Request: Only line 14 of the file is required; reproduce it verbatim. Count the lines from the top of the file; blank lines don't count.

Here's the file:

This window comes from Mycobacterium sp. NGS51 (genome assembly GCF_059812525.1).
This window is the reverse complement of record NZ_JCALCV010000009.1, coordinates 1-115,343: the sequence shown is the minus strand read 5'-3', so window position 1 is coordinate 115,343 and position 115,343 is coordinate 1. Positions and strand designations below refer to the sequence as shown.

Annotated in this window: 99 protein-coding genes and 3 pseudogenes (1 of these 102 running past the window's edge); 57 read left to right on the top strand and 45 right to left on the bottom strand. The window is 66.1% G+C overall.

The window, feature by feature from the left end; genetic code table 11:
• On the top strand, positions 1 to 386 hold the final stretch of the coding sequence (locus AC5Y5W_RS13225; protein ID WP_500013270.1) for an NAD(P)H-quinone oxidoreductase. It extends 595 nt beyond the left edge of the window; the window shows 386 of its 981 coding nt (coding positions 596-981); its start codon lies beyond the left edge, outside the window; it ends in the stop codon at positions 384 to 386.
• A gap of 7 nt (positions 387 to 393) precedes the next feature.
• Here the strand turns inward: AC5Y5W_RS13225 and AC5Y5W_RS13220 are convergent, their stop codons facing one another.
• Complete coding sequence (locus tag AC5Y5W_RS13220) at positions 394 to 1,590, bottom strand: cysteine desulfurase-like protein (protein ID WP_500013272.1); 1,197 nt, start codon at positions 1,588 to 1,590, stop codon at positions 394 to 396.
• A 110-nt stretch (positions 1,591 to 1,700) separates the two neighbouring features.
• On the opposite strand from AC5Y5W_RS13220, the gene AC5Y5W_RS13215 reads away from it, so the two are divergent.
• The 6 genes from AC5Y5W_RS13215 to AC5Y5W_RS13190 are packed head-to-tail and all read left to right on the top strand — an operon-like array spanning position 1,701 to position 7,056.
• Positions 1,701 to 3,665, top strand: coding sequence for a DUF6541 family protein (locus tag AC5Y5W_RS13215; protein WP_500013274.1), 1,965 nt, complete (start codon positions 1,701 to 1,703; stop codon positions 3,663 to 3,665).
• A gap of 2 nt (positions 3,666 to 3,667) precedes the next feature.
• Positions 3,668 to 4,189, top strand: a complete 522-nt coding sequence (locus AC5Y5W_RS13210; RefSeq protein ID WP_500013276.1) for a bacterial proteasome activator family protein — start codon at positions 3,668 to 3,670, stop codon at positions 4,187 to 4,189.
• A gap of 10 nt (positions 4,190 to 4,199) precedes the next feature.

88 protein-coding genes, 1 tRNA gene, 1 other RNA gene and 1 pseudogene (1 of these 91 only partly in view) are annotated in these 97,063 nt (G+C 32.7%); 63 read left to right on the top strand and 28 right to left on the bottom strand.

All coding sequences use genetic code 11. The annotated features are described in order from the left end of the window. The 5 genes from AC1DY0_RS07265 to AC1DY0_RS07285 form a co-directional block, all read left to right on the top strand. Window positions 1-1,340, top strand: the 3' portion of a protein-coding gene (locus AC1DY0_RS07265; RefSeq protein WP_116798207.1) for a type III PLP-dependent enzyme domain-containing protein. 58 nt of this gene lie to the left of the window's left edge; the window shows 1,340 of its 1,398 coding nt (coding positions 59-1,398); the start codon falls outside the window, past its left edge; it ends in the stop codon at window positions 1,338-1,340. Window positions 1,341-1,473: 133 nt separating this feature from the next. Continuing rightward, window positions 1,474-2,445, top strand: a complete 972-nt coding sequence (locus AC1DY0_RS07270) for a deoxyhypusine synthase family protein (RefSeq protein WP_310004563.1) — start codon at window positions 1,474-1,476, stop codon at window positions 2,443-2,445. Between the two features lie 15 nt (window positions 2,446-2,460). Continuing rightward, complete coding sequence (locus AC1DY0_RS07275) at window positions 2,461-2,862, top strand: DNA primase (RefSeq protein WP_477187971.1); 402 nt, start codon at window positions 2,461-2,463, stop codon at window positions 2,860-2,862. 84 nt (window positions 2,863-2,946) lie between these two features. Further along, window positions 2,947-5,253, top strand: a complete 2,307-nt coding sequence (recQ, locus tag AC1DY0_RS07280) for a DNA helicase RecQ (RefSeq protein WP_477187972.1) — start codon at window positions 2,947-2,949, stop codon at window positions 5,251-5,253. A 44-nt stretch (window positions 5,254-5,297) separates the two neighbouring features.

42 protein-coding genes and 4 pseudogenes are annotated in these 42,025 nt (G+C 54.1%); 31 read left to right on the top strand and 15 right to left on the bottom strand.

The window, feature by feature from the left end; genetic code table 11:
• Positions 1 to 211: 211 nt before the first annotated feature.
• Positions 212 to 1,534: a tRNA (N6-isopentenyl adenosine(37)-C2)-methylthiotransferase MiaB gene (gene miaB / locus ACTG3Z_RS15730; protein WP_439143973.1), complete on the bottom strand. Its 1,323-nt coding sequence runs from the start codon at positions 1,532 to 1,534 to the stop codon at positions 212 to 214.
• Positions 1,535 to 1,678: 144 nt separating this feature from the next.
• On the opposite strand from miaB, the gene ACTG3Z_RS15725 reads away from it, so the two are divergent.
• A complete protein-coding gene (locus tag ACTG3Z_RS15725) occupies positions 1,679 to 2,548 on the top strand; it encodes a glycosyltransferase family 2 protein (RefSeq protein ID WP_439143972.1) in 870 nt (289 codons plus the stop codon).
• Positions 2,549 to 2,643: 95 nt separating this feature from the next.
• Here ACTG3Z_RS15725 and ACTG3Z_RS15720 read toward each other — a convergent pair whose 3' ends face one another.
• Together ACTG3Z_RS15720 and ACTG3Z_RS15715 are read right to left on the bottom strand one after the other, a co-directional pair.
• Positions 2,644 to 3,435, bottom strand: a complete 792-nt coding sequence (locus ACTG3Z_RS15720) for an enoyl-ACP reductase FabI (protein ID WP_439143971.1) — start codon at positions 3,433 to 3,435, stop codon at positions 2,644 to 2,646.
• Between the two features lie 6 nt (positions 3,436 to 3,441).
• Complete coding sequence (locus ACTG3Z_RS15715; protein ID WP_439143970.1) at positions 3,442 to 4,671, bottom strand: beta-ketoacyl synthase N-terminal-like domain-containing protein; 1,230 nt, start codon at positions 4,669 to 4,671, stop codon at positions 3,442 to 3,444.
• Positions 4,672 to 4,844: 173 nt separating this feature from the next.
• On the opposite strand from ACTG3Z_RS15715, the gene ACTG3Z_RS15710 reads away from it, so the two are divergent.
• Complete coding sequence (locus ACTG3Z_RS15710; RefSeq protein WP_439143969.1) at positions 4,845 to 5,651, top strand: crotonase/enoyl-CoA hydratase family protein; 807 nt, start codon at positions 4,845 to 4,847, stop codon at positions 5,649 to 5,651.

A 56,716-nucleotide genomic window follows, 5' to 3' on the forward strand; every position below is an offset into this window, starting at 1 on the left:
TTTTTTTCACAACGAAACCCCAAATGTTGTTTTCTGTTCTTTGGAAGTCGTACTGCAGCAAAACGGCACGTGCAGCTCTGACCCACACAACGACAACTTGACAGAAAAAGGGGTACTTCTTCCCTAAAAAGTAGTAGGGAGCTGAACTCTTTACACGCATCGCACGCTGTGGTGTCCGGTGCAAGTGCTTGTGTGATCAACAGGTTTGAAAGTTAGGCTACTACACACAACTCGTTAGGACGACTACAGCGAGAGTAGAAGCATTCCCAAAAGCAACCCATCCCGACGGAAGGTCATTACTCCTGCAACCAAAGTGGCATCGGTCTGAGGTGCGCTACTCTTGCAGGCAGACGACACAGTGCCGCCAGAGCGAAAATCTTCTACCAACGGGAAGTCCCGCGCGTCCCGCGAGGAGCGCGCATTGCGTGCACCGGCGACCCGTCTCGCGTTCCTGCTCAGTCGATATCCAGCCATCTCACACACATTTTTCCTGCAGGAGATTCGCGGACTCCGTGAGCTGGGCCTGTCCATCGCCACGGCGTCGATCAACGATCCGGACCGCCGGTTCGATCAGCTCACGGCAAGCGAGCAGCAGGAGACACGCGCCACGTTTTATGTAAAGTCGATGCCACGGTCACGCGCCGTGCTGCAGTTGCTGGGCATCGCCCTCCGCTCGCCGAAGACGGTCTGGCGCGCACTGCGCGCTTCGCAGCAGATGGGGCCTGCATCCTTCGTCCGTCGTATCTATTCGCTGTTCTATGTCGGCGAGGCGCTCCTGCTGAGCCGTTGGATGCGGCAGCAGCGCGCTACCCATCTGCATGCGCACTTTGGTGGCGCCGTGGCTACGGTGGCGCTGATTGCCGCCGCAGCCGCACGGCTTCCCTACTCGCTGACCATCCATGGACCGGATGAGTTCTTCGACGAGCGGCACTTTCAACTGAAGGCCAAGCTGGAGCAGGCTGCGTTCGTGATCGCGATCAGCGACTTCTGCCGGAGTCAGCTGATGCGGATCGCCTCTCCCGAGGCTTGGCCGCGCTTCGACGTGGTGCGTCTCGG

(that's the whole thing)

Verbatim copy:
• Positions 3,668 to 4,189, top strand: a complete 522-nt coding sequence (locus AC5Y5W_RS13210; RefSeq protein ID WP_500013276.1) for a bacterial proteasome activator family protein — start codon at positions 3,668 to 3,670, stop codon at positions 4,187 to 4,189.